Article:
Pointing readers toward an article that literally states Biden was tested on everything but his cognitive functions is a humiliating rhetorical mistake. (The fact that LeTourneau didn’t see fit to mention that President Donald Trump “aced” his own cognitive skills test could well have been deliberate deception.)

You’ve heard the rest of LeTourneau’s arguments before. Biden has a stutter, and stutters manifest themselves in multifarious ways, which include word replacement. Except Biden has, as he told The Atlantic, dealt with stuttering all his life.

Compare Biden’s gaffes in 2020 with Biden’s gaffes in the past. It’s not the magnifying glass of being a presidential contender that make them different, I don’t think.

In the past, Biden’s gaffes were mistakes of excess energy, an ebullience that sometimes led him down roads better left unexplored. His 2020 gaffes seem like they’re coming from a man who could use a nap.

LeTourneau also block-quotes anti-Trump Yale psychiatrist Bandy X. Lee (although she misspells Lee’s given name), repeating Lee’s claim that, “I do not diagnose without examination and do not speak about public figures in general, unless there is evidence of such profound danger to public health and well-being because of serious signs of mental instability in a public servant, that it would be a public disservice not to share the knowledge and training that I have. Biden has not risen to this threshold…”

Considering the source, this is every bit as convincing as if Jill Biden had said it.

Lee has a well-established bias; she once suggested, in all seriousness, that not only should Nancy Pelosi call the authorities to have a mental health hold put on President Donald Trump but that she was derelict in her duty as a public servant to have not done so.

This, folks, is essentially LeTourneau’s evidence that talk about Biden’s fitness is “disinformation.”

There are many — especially in politics and journalism — who have an inveterate ability to summon the language necessary to discredit any information they may find unpleasant.

“Disinformation” is a word, I suspect, that’s going to be very popular among that set this election season. It’s the new “fake news,” now that “fake news” has been appropriated. “Disinformation” summons visions of dodgy Moldovan websites spreading wild-eyed conspiracy theories or a shirtless Alex Jones yelling something about Biden and reptilians. It allows you to wave away concerns like these as the invention of political hacks.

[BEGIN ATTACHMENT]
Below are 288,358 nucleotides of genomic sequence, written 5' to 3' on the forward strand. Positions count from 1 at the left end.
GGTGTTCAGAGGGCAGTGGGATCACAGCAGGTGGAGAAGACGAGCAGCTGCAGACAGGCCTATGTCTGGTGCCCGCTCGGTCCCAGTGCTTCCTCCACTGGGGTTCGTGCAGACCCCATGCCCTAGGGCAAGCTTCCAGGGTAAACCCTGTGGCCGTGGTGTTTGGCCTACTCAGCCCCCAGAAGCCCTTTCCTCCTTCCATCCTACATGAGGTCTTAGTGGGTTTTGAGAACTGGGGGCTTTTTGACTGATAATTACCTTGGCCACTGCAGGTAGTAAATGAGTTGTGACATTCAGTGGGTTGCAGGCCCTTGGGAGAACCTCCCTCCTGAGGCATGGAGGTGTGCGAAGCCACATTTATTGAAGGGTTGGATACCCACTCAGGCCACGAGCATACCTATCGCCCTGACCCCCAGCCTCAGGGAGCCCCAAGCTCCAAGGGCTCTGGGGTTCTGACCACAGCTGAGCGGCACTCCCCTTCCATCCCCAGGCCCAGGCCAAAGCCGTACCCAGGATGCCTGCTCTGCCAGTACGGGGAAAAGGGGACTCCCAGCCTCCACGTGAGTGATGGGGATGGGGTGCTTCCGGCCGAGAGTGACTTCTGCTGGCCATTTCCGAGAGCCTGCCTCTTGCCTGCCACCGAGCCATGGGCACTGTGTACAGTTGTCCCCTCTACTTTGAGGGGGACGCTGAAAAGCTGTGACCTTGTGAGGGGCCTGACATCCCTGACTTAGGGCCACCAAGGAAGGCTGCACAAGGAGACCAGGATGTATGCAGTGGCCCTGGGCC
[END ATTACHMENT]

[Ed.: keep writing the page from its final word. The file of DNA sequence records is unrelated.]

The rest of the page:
But in the case of Biden, the “disinformation” appellation doesn’t make the visual and auditory evidence any less compelling. It’s not just the eye test that serves as evidence, either. It’s no secret that Biden’s speeches have been getting shorter — even The Washington Post has pointed it out — and it’s not difficult to guess the reason why Biden’s people have made that change.

I can’t make Joe Biden take a cognitive functioning test, nor can I guess at the results. I can tell when I would want a politician asking for my vote to take one — and so, I think, can a lot of other Americans who are watching the gaffes accrue at the same pace Joe Biden’s delegate count does.

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C. Douglas Golden is a writer who splits his time between the United States and Southeast Asia. Specializing in political commentary and world affairs, he's written for Conservative Tribune and The Western Journal since 2014.
C. Douglas Golden is a writer who splits his time between the United States and Southeast Asia. Specializing in political commentary and world affairs, he's written for Conservative Tribune and The Western Journal since 2014. Aside from politics, he enjoys spending time with his wife, literature (especially British comic novels and modern Japanese lit), indie rock, coffee, Formula One and football (of both American and world varieties).
Morristown, New Jersey
Catholic University of America
Languages Spoken
English, Spanish
Topics of Expertise
American Politics, World Politics, Culture